The Average Gamer

Football Manager 2013 Review (PC)

It’s that time of year again; where the younger become addicts, and the adults become divorced yet again (in some reported cases, at least). Yep, it’s time for a new Football Manager, and boy it can be a life taker. But does it have to be, this time?

The lovely people at Sports Interactive and publisher Sega have delivered an alternative addition to the Football Manager experience; one that won’t necessarily require being permanently stationed in the doghouse.

Indeed, this excellent addition, intuitively titled ‘Football Manager Classic’, will take long time followers back to the original Championship Manager days, before Sports Interactive’s move to Sega. This takes the experience back to the pre-Eidos/SI split of 2004 somewhat, but this is no means in a negative way.

The backroom and training portions of the game are automated, leaving you to concentrate on the results side of things – picking the team, watching the match if you wish, and adjusting tactics where it may be required. Between matches, everything is centralised using a simple news feed; highlighting updates on injuries, transfer targets, even reducing the press conference sections to single, all-round answers instead of the usual mammoth Q+A sessions of the full game.

The 3D match engine, should you use it, replicates that of the full game also, and is beginning to look a lot like the current FIFA games. No bad thing, of course. All in all, Classic mode is an absolute triumph, and is worth the asking price of the FM 2013 alone. This could easily have been a separate release, so major hats off to Miles Jacobson and the team. Married men can live once again.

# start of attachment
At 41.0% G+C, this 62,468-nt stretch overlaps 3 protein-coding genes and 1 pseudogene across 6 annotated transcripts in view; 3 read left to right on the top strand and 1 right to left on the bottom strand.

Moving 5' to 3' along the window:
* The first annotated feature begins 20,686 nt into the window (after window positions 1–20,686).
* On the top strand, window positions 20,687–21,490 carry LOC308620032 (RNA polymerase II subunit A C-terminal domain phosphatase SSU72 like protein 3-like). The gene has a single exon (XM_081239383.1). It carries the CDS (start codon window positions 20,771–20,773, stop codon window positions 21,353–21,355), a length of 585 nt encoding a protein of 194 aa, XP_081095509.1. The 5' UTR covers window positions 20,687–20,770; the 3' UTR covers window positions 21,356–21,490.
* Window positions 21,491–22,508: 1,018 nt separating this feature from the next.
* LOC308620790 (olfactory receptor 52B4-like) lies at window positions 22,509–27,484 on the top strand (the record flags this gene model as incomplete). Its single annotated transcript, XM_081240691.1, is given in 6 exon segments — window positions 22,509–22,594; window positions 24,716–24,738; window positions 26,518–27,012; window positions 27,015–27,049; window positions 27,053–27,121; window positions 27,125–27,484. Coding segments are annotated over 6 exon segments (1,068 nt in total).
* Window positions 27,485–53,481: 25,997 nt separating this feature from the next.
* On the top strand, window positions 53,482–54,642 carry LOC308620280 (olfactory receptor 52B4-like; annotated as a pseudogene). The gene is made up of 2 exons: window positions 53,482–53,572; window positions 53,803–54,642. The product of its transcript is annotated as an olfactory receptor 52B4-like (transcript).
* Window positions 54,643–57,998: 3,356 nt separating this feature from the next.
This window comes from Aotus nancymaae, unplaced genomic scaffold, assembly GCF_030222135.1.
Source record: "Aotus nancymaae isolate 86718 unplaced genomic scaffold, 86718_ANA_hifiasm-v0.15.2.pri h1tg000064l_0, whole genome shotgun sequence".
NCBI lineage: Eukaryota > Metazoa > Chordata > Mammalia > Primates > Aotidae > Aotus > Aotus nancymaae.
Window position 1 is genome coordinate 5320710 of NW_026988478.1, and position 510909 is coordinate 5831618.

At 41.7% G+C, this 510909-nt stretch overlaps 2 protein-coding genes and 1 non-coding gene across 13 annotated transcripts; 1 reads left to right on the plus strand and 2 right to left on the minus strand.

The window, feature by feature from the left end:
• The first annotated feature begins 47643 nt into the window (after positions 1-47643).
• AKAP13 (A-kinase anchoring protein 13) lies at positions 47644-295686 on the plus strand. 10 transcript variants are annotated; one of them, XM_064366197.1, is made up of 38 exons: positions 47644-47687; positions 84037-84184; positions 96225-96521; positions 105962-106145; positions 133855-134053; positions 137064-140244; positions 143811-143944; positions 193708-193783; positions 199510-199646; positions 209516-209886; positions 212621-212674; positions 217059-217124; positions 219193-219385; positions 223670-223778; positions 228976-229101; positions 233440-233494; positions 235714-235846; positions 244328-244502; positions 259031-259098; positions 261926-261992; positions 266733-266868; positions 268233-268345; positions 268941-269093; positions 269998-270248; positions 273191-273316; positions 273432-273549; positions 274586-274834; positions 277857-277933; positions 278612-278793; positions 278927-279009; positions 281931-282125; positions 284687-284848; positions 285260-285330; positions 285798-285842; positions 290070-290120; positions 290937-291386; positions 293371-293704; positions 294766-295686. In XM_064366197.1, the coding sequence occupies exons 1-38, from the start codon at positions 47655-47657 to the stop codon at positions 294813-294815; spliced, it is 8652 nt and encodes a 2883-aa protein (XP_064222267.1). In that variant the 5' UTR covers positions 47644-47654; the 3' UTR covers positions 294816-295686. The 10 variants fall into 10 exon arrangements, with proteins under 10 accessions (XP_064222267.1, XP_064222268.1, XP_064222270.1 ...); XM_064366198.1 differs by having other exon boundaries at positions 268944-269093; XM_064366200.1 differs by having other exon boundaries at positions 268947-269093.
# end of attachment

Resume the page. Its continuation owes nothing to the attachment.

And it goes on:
Lest we forget there is also the main game. It’s clear here that just as much time has been spent improving this experience as well as the development of the classic mode. Handy pop-up menus negate a hell of a lot of clicking from previous year’s editions and feels like Football Manager is becoming a social media network of its very own.

Even during matches, a Twitter-like feed pops up when your assistant manager makes contact regarding tactics or advice on the pitch goings-on.

In my experience with CM and FM over the years, this is the first time I’ve really felt I am the manager on the touchline. It’s all very simple in its use, and is a big success in FM 2013.

The press conference sections may seem a bit heavy at first, but the response are so varied in tone, you can really put yourself on the managerial pedestal, or be the cautious coward. Even better, you can storm out should you find a question too pressing.

Training is vastly extensive as expected, but for those who prefer not to handle all that, a carefully appointed assistant manager can handle that for you. Not only do you need to trust your players but also all your staff, should you decide to hand the reins over.

Football Manager 2013 is the complete football management experience. Sports interactive not only ‘get’ football, but they also fully understand how clubs are setup, managed, financed, and amusingly, how football is handled in the media. You can mould the experience however you want it, or if you cannot be bothered to do that, Classic Mode is the perfect alternative. This may well bring back fans of the Championship Manager of old, who can finally manage both Football Manager and looking after their kids.

Football Manager 2013 will be released on PC and Mac from 2nd November 2012.

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